Flags Australia move on high fuel prices as elections approach

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Australian Treasurer Josh Frydenberg attends the meeting of finance ministers and central bank governors in Jakarta, Indonesia, Feb. 17, 2022. Hafidz Mubarak A/Pool via REUTERS

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March 27 (Reuters) – Australian treasurer Josh Frydenberg on Sunday indicated that the federal government will likely act to cut petrol prices in the upcoming federal budget, weeks before the general election.

The government has recently come under pressure to cut fuel taxes as petrol prices hit an eight-year high while Prime Minister Scott Morrison is lagging in polls ahead of the election, which will take place in May. read more

Asked by Nine Entertainment whether the government would announce a 44.2 cents per liter fuel tax cut in Tuesday’s budget, Frydenberg said he understood petrol prices were a major concern for Australians.

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“What we will do on Tuesday evening is to help those families who recognize that fuel costs are very high right now,” he told the broadcaster.

Frydenberg would not be drawn to individual budget cuts the government would take on gasoline, but said it acknowledged the bowser’s price had risen as a result of rising global oil prices.

As global oil prices soar due to the border impact of the war in Ukraine, gasoline recently reached A$2.20 per liter in several Australian cities.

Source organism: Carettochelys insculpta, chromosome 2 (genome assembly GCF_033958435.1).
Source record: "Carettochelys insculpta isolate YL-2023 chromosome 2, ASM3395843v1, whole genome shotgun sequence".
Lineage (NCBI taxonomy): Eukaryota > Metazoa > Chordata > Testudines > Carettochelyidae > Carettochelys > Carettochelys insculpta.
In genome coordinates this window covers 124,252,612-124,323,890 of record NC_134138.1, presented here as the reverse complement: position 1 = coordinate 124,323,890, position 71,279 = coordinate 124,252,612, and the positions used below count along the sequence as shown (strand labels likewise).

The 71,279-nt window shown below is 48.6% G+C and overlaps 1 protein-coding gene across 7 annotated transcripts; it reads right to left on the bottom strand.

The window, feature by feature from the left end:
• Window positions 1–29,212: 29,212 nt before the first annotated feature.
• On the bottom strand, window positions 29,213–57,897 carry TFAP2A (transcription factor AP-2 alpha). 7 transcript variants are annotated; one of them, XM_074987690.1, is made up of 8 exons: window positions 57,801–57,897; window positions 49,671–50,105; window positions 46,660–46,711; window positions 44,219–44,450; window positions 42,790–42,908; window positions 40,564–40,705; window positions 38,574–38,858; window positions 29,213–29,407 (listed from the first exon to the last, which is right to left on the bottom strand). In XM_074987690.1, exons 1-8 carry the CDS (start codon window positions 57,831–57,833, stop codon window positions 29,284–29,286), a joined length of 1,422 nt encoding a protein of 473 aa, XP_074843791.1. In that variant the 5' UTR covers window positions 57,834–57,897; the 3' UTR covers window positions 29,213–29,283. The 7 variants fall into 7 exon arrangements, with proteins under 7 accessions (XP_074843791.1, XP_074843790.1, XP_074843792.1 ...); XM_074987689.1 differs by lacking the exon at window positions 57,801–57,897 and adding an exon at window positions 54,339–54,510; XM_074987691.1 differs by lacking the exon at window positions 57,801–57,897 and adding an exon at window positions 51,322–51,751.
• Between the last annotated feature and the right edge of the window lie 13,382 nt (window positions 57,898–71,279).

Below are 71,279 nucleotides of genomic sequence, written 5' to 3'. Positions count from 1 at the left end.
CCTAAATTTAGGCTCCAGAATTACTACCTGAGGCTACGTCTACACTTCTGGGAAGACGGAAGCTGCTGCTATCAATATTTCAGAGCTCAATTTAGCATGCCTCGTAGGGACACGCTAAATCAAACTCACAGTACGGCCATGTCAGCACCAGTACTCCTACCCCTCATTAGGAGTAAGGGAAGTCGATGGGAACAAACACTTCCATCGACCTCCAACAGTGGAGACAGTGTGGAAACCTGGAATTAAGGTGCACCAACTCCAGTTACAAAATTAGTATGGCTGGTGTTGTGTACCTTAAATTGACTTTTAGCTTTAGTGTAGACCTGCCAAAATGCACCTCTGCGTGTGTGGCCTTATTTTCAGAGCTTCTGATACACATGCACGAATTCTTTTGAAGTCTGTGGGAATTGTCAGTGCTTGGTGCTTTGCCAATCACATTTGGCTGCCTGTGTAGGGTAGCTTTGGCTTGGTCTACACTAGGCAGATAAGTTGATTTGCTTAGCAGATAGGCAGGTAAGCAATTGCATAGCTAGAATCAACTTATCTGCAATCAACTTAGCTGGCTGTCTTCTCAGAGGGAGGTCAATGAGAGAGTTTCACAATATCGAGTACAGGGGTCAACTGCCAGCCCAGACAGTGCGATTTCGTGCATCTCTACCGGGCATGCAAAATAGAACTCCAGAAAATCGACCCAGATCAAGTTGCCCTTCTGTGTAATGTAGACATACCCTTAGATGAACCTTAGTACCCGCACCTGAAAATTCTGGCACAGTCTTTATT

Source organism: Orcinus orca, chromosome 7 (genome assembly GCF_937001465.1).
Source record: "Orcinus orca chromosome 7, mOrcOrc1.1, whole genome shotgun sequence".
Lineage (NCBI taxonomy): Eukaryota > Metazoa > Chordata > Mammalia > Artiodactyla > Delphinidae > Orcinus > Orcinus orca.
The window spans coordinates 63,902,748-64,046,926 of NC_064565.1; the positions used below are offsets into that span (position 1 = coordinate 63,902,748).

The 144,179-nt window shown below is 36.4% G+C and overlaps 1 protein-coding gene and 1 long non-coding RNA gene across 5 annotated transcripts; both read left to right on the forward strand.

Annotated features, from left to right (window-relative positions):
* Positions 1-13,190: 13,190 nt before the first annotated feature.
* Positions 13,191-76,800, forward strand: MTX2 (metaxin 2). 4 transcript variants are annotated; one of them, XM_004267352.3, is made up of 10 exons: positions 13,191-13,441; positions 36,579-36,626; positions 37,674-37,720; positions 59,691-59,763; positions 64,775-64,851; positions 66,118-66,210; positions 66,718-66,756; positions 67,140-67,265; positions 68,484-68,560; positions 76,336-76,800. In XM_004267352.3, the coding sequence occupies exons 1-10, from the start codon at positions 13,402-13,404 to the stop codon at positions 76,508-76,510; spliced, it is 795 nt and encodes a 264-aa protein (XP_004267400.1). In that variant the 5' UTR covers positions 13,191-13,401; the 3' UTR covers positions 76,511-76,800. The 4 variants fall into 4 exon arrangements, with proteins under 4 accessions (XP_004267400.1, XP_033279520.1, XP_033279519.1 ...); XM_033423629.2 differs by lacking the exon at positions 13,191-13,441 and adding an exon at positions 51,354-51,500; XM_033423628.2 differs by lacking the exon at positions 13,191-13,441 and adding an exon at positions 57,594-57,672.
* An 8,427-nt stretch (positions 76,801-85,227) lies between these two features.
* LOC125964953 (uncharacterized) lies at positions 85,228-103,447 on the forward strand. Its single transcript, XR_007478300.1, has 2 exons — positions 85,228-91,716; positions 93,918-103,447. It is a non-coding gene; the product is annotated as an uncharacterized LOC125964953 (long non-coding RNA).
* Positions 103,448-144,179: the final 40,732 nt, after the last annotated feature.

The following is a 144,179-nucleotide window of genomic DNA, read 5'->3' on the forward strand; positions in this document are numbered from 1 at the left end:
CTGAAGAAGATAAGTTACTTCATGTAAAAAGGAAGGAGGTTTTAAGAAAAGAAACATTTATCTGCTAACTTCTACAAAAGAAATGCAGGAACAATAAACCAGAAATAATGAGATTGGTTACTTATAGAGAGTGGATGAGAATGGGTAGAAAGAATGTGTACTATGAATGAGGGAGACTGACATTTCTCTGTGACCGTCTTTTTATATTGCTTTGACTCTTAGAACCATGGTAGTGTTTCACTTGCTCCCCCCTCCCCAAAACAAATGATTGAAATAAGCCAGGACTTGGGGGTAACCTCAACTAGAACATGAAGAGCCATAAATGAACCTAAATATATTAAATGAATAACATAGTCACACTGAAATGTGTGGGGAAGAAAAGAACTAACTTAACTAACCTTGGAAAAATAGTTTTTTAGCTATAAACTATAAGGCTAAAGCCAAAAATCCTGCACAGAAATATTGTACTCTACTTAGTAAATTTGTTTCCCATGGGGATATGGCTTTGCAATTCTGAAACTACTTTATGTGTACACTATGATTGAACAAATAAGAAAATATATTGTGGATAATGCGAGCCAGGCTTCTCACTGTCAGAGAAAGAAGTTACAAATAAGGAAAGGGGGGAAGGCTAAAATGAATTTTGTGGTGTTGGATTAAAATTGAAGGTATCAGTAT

“A barrel of oil is up 50% since the beginning of the year. That flows through to the bowser here at home. We recognize that pressure,” Frydenberg said.

He said Tuesday’s budget would represent a very significant material improvement for the government’s bottom line, but declined to predict whether a budget surplus would be recorded over the next decade.

Prime Minister Scott Morrison echoed Frydenberg’s comments, telling reporters in Western Australia that the budget would deal with the cost of living felt by Australians.

“Because of what we see in Ukraine, the impact on fuel prices, we know this is corrosive,” he said.

Labor Treasury spokesman Jim Chalmers said the federal opposition wanted a living allowance that would ensure a better future for Australians, including petrol.

“Gasoline is a big part of the story, as everyone knows,” he told ABC television.

The government hopes the budget will strengthen its support after the latest News Poll showed that Labor leads the coalition of liberal and national parties.

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Reporting by Sam McKeith in Sydney; Editing by Christopher Cushing

Our Standards: The Thomson Reuters Trust Principles.

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